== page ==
Newspaper sales in Ireland fell further in the second half of 2014, with the daily and Sunday markets both declining more than 7 per cent year-on-year.
The losses for the UK-published titles exceeded those recorded by Irish-owned newspapers, according to figures released by the Audit Bureau of Circulations (ABC). But the print circulation of all the main titles retreated again, continuing a trend that dates back to 2007.
Sales of The Irish Times fell 6.3 per cent in July-December 2014 compared with the same period in 2013. The newspaper's print circulation stands at 76,882.
The Irish Times Digital Edition has daily sales of 2,951, taking the combined net sale for the print and digital editions to 79,833.
Excluding bulk sales, the average number of actively purchased copies of the print newspaper sold each day is 67,744.
The Irish Independent's circulation fell 4.1 per cent to 112,502, with the number of actively purchased copies dropping to 97,578. The Herald, its sister paper, saw its sales fall below the 50,000 mark in the period. Its circulation plunged 11.8 per cent to 49,512.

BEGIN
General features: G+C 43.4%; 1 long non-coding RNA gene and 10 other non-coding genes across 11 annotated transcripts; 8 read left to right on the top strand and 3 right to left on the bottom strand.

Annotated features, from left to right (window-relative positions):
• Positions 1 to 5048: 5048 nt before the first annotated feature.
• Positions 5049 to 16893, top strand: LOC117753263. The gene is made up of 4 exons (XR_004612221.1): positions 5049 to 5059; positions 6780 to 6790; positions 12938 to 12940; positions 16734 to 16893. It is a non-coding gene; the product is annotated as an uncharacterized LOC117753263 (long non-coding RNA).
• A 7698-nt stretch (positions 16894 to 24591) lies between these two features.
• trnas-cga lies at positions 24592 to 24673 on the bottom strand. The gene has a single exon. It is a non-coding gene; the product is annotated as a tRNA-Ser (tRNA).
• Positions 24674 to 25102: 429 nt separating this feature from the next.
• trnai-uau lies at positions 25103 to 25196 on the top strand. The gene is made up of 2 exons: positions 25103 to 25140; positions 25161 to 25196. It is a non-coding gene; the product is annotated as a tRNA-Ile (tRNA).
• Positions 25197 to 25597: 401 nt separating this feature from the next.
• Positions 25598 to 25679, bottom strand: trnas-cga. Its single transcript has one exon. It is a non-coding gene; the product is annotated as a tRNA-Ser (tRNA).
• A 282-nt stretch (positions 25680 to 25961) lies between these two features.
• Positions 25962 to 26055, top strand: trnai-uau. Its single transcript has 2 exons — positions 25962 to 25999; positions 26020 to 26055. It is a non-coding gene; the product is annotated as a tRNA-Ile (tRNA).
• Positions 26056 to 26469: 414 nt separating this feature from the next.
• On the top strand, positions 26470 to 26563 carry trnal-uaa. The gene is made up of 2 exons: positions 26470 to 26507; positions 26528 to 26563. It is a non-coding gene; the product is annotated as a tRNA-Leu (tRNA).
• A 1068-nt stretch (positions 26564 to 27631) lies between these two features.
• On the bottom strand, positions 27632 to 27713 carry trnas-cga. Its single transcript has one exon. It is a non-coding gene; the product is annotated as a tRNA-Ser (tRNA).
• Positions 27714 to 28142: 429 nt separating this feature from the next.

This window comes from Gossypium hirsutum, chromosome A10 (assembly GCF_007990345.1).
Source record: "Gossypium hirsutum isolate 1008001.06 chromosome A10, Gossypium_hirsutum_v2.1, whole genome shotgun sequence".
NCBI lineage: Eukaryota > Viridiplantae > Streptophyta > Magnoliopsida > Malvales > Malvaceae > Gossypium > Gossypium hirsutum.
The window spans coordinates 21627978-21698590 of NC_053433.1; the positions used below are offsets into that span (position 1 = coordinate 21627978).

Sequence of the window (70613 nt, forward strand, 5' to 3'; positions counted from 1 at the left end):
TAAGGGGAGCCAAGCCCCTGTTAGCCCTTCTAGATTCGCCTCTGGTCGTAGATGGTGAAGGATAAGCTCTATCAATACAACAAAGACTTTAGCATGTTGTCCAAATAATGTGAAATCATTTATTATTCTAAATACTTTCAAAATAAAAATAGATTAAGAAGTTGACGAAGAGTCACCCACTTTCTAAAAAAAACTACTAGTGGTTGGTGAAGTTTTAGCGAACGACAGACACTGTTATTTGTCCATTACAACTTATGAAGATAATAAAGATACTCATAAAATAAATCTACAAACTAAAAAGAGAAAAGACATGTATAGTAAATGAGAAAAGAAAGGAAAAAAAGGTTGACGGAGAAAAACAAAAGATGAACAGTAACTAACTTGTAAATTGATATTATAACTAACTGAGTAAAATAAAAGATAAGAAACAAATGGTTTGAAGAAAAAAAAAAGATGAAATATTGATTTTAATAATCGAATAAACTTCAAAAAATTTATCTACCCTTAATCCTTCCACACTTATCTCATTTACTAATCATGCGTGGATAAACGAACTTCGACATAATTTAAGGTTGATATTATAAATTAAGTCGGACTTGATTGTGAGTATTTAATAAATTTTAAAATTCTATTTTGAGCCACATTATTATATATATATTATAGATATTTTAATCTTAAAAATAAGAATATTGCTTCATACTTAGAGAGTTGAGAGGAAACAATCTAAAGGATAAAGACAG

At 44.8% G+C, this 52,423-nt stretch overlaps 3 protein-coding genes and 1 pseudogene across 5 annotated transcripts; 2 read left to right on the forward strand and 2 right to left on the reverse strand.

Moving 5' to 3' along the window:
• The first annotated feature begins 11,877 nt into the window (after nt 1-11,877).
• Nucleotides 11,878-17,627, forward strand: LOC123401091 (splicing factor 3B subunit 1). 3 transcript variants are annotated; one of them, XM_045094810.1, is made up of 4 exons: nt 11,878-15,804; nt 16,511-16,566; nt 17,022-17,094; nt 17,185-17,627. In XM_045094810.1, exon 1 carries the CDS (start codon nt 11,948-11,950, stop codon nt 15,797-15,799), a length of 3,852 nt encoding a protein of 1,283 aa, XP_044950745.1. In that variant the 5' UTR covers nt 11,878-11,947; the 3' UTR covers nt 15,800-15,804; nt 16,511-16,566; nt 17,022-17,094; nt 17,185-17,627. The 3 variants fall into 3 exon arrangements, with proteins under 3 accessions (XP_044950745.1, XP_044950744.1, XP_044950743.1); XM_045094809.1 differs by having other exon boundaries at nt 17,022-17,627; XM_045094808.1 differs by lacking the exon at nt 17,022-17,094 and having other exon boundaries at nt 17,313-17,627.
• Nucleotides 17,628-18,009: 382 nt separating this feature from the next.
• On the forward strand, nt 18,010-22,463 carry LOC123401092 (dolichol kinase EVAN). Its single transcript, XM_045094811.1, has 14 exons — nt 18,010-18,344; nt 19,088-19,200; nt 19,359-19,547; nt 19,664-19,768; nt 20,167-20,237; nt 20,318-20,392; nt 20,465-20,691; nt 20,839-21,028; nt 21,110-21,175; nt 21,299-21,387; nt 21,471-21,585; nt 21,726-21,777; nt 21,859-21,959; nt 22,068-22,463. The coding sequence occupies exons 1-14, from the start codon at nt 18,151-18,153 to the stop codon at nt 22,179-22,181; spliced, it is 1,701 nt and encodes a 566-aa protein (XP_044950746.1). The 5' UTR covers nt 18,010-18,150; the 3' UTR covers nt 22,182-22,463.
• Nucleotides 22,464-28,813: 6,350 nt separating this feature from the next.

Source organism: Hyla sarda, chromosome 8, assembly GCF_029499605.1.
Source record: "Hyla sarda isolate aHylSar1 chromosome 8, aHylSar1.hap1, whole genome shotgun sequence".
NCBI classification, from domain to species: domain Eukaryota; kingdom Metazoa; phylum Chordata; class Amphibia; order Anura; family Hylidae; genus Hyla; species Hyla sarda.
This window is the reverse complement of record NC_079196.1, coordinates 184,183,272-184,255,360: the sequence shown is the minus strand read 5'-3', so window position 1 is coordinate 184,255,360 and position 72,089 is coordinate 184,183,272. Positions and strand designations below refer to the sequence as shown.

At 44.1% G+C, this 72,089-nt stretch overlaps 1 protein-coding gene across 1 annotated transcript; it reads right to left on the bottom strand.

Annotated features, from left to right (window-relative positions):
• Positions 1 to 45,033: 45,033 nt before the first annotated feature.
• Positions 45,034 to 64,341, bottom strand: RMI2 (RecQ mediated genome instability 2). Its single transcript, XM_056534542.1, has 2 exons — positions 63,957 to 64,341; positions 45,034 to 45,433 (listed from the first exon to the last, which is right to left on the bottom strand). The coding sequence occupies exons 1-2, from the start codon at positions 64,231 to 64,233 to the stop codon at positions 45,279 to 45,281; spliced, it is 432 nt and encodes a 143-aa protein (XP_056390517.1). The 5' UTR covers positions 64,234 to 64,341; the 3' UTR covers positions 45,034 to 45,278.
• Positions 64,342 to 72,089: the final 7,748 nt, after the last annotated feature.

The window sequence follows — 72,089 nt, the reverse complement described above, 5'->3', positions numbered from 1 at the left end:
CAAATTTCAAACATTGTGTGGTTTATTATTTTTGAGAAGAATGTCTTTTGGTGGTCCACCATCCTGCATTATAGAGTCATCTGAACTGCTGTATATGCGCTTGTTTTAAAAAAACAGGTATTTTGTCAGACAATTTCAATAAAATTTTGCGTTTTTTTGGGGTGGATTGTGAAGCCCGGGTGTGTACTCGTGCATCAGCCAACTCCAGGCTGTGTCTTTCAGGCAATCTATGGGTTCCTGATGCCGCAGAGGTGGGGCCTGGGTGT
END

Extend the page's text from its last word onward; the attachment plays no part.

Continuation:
The Irish Examiner now sells 34,424 copies, down 7 per cent, while Cork's Evening Echo declined 7.4 per cent to 13,110. Both titles are owned by Landmark Media Investments.
Elsewhere in the daily market, the Irish Daily Star has a circulation of 53,245, down 9.5 per cent, while the Irish Daily Mirror fell 10.2 per cent to 46,870. The Sun dropped 7 per cent to 59,119.
The Irish Daily Mail, published by Associated Newspapers Ireland, fell 10 per cent year-on-year to a circulation of 44,117 in the Republic.
The Sunday Independent remains the biggest-selling title, but its circulation has fallen 4.5 per cent to 219,007. The circulation of the Sunday World, which is also part of the Independent News & Media (INM) stable, dropped to 189,562 for the period, down 9 per cent.
The Sunday Times, which is owned by Rupert Murdoch's company News UK, recorded sales of 86,059, down 7.1 per cent year-on-year. Sales of the Sunday Business Post arrived at 33,233 in the second half of 2014, down 3.2 per cent year-on-year.
The Irish Mail on Sunday retreated 7.1 per cent to 89,107 in the Republic, while the Sun on Sunday declined 4.2 per cent to 54,881 copies and the Sunday Mirror fell 12.7 per cent to 33,260.